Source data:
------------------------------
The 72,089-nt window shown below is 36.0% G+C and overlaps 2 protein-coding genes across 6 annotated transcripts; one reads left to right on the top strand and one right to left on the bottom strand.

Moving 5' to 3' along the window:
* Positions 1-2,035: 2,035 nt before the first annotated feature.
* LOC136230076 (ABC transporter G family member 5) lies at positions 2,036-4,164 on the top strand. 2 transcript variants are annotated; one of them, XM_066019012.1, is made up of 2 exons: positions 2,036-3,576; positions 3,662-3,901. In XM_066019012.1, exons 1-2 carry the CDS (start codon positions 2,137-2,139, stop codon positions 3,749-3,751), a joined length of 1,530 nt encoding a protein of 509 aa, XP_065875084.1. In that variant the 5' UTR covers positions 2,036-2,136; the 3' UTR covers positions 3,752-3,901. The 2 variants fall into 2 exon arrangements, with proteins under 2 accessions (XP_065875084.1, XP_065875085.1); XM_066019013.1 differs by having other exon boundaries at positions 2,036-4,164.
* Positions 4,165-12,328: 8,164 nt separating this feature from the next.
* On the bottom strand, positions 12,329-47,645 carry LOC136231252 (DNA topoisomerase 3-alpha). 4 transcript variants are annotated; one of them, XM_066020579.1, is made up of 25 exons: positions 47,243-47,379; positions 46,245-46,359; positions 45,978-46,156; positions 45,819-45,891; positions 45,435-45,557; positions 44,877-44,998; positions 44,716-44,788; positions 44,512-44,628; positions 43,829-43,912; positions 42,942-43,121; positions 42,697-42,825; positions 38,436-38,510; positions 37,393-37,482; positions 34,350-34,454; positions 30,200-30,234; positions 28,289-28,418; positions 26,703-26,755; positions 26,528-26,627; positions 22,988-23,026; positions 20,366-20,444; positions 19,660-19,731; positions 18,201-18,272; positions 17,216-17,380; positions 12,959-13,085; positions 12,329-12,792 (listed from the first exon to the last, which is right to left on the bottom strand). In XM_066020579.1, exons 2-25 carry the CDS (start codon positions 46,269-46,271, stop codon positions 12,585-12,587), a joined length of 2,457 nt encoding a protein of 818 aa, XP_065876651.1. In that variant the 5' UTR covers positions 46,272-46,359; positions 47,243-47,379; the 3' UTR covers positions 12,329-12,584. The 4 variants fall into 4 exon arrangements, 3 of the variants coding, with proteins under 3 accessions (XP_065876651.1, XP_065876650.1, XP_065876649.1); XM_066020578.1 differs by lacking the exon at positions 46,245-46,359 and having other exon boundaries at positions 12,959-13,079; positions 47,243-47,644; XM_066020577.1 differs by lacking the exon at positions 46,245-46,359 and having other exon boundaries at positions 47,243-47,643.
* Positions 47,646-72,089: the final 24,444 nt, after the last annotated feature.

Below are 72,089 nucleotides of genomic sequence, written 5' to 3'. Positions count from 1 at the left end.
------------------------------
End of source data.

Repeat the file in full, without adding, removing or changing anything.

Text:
The 72,089-nt window shown below is 36.0% G+C and overlaps 2 protein-coding genes across 6 annotated transcripts; one reads left to right on the top strand and one right to left on the bottom strand.

Moving 5' to 3' along the window:
* Positions 1-2,035: 2,035 nt before the first annotated feature.
* LOC136230076 (ABC transporter G family member 5) lies at positions 2,036-4,164 on the top strand. 2 transcript variants are annotated; one of them, XM_066019012.1, is made up of 2 exons: positions 2,036-3,576; positions 3,662-3,901. In XM_066019012.1, exons 1-2 carry the CDS (start codon positions 2,137-2,139, stop codon positions 3,749-3,751), a joined length of 1,530 nt encoding a protein of 509 aa, XP_065875084.1. In that variant the 5' UTR covers positions 2,036-2,136; the 3' UTR covers positions 3,752-3,901. The 2 variants fall into 2 exon arrangements, with proteins under 2 accessions (XP_065875084.1, XP_065875085.1); XM_066019013.1 differs by having other exon boundaries at positions 2,036-4,164.
* Positions 4,165-12,328: 8,164 nt separating this feature from the next.
* On the bottom strand, positions 12,329-47,645 carry LOC136231252 (DNA topoisomerase 3-alpha). 4 transcript variants are annotated; one of them, XM_066020579.1, is made up of 25 exons: positions 47,243-47,379; positions 46,245-46,359; positions 45,978-46,156; positions 45,819-45,891; positions 45,435-45,557; positions 44,877-44,998; positions 44,716-44,788; positions 44,512-44,628; positions 43,829-43,912; positions 42,942-43,121; positions 42,697-42,825; positions 38,436-38,510; positions 37,393-37,482; positions 34,350-34,454; positions 30,200-30,234; positions 28,289-28,418; positions 26,703-26,755; positions 26,528-26,627; positions 22,988-23,026; positions 20,366-20,444; positions 19,660-19,731; positions 18,201-18,272; positions 17,216-17,380; positions 12,959-13,085; positions 12,329-12,792 (listed from the first exon to the last, which is right to left on the bottom strand). In XM_066020579.1, exons 2-25 carry the CDS (start codon positions 46,269-46,271, stop codon positions 12,585-12,587), a joined length of 2,457 nt encoding a protein of 818 aa, XP_065876651.1. In that variant the 5' UTR covers positions 46,272-46,359; positions 47,243-47,379; the 3' UTR covers positions 12,329-12,584. The 4 variants fall into 4 exon arrangements, 3 of the variants coding, with proteins under 3 accessions (XP_065876651.1, XP_065876650.1, XP_065876649.1); XM_066020578.1 differs by lacking the exon at positions 46,245-46,359 and having other exon boundaries at positions 12,959-13,079; positions 47,243-47,644; XM_066020577.1 differs by lacking the exon at positions 46,245-46,359 and having other exon boundaries at positions 47,243-47,643.
* Positions 47,646-72,089: the final 24,444 nt, after the last annotated feature.

Below are 72,089 nucleotides of genomic sequence, written 5' to 3'. Positions count from 1 at the left end.